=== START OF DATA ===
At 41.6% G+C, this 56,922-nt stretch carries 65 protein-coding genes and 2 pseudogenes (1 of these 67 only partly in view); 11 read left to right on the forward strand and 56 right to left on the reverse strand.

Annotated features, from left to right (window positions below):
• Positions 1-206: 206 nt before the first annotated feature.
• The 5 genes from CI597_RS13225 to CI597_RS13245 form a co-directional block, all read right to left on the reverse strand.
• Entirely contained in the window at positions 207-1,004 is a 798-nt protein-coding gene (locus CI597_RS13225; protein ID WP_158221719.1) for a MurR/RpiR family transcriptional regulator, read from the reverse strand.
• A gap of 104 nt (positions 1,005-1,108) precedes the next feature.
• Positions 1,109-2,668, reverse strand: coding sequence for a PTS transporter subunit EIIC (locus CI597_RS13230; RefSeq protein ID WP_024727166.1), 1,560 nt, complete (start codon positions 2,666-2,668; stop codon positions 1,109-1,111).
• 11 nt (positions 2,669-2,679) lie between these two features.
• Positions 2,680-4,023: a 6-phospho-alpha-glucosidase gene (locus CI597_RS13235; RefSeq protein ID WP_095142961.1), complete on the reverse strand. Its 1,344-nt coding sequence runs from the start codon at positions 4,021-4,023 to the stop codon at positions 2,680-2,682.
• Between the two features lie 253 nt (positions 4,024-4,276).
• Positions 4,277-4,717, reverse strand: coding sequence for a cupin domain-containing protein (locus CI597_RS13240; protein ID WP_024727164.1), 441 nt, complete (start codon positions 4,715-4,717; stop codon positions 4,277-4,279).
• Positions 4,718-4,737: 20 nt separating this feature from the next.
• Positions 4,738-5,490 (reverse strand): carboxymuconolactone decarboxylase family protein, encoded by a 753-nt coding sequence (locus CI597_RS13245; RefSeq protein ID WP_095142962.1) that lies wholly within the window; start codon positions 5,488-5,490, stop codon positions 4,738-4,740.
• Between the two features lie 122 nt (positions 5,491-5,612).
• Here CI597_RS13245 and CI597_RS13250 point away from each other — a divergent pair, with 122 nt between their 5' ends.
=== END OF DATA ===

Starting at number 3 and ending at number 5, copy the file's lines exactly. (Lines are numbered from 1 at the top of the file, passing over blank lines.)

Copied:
• Positions 1-206: 206 nt before the first annotated feature.
• The 5 genes from CI597_RS13225 to CI597_RS13245 form a co-directional block, all read right to left on the reverse strand.
• Entirely contained in the window at positions 207-1,004 is a 798-nt protein-coding gene (locus CI597_RS13225; protein ID WP_158221719.1) for a MurR/RpiR family transcriptional regulator, read from the reverse strand.